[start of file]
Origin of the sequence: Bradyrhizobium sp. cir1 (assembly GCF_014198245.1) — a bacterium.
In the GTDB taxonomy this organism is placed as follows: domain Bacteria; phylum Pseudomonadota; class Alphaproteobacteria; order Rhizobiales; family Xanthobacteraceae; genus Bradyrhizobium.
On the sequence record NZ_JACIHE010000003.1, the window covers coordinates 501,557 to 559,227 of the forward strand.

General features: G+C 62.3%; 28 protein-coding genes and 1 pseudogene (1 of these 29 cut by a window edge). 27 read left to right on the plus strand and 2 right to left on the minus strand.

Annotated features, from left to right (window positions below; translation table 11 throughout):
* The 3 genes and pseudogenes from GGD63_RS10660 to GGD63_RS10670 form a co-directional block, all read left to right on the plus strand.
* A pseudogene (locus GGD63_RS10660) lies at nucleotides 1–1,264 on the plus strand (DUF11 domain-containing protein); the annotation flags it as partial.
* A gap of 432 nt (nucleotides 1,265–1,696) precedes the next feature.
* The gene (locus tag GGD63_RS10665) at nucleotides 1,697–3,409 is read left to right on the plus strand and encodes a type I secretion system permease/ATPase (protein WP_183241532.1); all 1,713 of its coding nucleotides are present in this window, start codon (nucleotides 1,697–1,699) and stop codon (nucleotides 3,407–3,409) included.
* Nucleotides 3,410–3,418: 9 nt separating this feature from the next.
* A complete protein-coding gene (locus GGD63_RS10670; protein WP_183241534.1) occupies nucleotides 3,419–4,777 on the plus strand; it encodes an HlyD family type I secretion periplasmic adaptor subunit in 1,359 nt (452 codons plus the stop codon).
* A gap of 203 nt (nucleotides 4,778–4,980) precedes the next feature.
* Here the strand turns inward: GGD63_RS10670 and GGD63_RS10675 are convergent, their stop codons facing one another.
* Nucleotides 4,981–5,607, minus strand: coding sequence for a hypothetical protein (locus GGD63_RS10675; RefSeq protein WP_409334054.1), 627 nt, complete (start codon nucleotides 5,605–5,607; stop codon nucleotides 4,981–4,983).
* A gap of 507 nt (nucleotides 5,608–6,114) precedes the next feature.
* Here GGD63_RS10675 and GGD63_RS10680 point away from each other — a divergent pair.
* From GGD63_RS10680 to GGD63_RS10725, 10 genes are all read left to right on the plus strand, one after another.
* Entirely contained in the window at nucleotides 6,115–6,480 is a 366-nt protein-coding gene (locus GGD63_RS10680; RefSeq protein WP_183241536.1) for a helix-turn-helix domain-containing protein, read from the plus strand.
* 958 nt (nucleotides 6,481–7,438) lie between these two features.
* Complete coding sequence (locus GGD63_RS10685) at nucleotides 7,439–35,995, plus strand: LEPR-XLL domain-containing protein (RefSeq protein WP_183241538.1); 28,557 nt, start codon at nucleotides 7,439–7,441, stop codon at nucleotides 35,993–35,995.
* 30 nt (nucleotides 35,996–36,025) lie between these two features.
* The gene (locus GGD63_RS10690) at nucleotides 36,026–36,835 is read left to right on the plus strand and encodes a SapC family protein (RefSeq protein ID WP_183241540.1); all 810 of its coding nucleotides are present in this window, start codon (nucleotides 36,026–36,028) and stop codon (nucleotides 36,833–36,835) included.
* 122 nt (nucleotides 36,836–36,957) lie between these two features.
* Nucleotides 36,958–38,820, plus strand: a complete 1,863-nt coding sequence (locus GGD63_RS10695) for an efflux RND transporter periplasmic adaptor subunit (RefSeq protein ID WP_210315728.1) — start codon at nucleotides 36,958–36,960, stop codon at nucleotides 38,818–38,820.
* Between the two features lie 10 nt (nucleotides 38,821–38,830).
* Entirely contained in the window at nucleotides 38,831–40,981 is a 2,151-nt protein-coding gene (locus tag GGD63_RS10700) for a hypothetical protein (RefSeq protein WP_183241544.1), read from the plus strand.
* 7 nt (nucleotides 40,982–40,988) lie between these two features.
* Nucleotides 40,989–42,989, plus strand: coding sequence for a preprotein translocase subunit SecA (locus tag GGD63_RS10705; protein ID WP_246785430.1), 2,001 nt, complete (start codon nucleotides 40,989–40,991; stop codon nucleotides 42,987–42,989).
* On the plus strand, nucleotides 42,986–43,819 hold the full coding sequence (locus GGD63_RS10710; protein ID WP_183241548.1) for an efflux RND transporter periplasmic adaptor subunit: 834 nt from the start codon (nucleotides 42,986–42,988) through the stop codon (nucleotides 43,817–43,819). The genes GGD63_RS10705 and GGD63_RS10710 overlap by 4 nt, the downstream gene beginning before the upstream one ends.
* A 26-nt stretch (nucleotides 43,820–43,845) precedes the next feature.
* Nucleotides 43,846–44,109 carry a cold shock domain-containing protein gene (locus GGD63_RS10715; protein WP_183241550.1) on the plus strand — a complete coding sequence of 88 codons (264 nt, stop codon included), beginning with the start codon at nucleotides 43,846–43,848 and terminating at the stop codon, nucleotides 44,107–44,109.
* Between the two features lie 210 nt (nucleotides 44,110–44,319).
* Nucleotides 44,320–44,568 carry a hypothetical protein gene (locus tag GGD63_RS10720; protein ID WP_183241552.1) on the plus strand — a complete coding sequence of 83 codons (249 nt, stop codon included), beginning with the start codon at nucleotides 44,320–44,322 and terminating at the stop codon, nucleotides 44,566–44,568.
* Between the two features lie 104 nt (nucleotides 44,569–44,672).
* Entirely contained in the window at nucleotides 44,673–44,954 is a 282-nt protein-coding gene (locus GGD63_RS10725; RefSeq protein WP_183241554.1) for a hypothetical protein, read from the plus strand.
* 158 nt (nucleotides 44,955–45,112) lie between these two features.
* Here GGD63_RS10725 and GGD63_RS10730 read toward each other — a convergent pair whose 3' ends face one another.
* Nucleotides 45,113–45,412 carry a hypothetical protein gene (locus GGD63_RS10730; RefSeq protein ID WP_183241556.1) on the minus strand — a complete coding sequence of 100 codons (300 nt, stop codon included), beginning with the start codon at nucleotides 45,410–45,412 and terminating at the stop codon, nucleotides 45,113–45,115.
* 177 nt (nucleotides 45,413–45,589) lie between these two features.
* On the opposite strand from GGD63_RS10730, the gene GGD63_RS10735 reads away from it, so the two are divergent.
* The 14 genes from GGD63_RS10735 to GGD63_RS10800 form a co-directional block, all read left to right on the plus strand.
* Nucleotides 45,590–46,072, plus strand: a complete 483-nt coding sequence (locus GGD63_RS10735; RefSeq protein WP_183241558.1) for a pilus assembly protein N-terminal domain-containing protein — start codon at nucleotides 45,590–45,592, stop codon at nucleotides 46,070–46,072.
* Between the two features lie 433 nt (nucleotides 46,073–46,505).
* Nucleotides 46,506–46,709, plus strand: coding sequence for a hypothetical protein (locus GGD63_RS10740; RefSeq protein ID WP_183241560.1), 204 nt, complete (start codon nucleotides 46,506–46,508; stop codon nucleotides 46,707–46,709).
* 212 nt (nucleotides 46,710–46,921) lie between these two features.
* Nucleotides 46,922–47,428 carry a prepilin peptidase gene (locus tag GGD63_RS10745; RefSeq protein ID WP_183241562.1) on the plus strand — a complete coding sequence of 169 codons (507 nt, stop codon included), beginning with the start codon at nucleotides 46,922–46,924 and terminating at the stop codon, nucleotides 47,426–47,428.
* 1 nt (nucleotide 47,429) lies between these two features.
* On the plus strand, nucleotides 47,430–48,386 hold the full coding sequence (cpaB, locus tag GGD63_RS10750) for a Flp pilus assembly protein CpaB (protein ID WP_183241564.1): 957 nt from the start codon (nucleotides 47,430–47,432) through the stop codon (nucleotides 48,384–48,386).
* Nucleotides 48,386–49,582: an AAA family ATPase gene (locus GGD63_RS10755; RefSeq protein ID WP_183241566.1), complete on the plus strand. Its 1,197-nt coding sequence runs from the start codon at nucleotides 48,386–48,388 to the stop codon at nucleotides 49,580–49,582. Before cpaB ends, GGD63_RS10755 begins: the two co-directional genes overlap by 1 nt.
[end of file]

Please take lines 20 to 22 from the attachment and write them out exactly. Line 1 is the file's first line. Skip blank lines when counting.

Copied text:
* Complete coding sequence (locus GGD63_RS10685) at nucleotides 7,439–35,995, plus strand: LEPR-XLL domain-containing protein (RefSeq protein WP_183241538.1); 28,557 nt, start codon at nucleotides 7,439–7,441, stop codon at nucleotides 35,993–35,995.
* 30 nt (nucleotides 35,996–36,025) lie between these two features.
* The gene (locus GGD63_RS10690) at nucleotides 36,026–36,835 is read left to right on the plus strand and encodes a SapC family protein (RefSeq protein ID WP_183241540.1); all 810 of its coding nucleotides are present in this window, start codon (nucleotides 36,026–36,028) and stop codon (nucleotides 36,833–36,835) included.